• Modest Liberalization. Civil liberties expand slightly, moving from 6 to 5 on Freedom House’s inverted seven-point scale, but growth hits current targets and no civil-resistance movements arise.
  • Popular Challenge. One or more nonviolent movements emerge, even as growth reaches current targets and no political liberalization occurs.
  • Popular Challenge and Slow Growth. Growth slows to 5 percent and one or more nonviolent movements emerge while the Party holds steady on civil liberties.
  • Crackdown. Growth slows to 5 percent and nonviolent movements emerge, but the Party responds by tightening the screws, dropping the country’s civil-liberties score from 6 to 7.

Now, here are the predicted probabilities of a democratic transition occurring in 2013 we get when we plug in the numbers for these various scenarios.

A few things stand out to me from that chart.

First and foremost, the likelihood of a transition to democracy occurring before the end of 2013 appears to be quite small in absolute terms, and that doesn’t change much under any of these scenarios. The predicted probabilities in the chart range from less than 0.001 under the baseline scenario—which already takes into account the leadership change that’s occurring this year—to a maximum of roughly 0.005 under the popular challenge-plus-slow growth scenario. Because democratic transitions are so rare—on average, only one or two of these happen worldwide in any given year—the forecasts this model produces are always skewed toward zero. Even taking that downward bias into account, however, these numbers are pretty small. To put them in perspective: a country would need to score about a 0.05 to land in the top fifth of all authoritarian regimes in any given year, and nearly all transitions have historically happened in countries somewhere in that fifth. In short, continuation of the status quo is by far the most likely outcome in China over the next year, and we shouldn’t lose sight of that.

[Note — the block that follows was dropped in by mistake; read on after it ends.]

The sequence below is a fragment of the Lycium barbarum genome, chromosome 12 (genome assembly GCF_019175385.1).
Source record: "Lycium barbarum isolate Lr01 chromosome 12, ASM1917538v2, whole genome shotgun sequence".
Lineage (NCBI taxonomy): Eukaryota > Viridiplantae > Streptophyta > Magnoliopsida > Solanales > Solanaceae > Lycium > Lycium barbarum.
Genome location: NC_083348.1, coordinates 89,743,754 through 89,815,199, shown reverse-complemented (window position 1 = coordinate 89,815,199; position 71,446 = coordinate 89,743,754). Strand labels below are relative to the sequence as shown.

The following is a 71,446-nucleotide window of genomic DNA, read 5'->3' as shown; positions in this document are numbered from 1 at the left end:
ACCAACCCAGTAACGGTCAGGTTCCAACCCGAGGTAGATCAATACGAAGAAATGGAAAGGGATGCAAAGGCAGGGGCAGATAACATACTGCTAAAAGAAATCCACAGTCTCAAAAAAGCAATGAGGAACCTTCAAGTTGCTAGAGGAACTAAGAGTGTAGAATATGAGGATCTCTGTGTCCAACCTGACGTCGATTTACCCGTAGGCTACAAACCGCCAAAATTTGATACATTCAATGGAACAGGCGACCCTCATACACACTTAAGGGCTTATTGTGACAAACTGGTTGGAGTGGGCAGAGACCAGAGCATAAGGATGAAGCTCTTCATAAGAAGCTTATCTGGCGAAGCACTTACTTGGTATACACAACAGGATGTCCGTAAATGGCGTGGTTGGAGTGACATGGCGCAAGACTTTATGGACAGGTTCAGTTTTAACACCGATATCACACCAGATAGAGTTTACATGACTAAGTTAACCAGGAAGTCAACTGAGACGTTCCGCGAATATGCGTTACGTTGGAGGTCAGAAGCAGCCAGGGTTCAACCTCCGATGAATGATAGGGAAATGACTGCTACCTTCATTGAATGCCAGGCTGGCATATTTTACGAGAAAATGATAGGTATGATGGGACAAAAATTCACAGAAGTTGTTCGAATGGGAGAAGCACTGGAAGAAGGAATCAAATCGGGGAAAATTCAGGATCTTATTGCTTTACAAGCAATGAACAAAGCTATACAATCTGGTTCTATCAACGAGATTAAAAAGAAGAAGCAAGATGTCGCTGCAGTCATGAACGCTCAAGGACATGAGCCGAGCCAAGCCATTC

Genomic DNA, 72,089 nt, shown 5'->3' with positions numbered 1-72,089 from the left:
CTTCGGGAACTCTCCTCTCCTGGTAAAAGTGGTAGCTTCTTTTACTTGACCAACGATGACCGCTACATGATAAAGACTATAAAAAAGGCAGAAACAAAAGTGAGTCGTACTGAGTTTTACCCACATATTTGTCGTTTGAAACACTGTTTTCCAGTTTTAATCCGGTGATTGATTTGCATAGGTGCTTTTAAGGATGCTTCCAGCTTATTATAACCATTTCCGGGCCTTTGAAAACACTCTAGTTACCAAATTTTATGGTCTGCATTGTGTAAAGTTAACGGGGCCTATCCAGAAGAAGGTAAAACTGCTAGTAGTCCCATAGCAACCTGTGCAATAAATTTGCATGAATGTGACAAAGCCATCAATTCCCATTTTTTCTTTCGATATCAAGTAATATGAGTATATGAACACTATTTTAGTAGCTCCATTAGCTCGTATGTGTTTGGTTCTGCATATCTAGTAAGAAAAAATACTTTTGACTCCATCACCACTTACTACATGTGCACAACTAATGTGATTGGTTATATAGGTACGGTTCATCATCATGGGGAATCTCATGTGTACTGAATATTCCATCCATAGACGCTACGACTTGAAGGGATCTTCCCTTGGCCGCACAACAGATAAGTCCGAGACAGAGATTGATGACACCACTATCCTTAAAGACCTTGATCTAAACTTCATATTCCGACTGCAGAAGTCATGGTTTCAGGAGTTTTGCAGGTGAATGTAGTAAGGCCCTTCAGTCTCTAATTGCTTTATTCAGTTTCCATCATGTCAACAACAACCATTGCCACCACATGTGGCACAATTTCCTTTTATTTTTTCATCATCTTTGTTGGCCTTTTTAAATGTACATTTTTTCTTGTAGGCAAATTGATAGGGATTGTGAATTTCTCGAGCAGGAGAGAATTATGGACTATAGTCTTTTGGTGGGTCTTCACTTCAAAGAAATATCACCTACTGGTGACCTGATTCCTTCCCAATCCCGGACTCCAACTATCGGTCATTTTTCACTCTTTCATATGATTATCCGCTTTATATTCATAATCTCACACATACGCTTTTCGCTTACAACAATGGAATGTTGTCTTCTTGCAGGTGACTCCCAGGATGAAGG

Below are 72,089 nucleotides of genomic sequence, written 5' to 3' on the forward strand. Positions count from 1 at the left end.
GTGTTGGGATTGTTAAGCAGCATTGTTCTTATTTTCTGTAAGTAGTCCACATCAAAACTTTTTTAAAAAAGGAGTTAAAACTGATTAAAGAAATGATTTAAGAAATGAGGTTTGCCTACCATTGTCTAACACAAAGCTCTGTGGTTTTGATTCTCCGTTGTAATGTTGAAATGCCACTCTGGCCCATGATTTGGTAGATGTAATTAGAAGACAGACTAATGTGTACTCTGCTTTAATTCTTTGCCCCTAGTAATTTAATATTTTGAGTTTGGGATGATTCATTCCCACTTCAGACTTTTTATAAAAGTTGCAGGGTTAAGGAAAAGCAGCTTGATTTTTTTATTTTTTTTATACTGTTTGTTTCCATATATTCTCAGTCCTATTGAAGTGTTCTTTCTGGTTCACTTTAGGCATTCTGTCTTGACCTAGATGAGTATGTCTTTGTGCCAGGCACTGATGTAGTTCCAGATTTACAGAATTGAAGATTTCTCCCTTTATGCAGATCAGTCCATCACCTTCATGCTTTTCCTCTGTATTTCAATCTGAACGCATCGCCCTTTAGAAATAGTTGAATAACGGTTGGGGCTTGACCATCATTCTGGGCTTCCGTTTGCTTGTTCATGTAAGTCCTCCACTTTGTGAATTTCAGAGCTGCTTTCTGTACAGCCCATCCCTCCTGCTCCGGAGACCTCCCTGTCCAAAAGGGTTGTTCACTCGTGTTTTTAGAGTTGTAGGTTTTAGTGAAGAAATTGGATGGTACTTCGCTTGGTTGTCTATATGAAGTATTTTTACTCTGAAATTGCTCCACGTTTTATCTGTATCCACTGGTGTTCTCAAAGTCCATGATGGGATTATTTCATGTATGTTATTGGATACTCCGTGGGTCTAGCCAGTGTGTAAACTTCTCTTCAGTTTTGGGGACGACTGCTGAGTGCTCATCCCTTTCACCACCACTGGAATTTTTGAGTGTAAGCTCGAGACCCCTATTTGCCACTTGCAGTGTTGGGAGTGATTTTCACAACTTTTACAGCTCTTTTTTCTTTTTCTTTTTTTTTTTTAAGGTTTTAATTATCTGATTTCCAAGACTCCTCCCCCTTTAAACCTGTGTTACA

Bearing that in mind, I’m struck by how little the forecasts are moved by the ongoing leadership change and the prospect of a sharp economic slowdown. The former is already factored into the baseline forecast, which hovers perilously close to zero. As for the GDP growth rate, a drop from 7.5 percent to 5 percent would be a tremendous slump for China, unprecedented in its recent history, but the model suggests that variations of a few percentage points have not historically had much effect on the odds of regime change.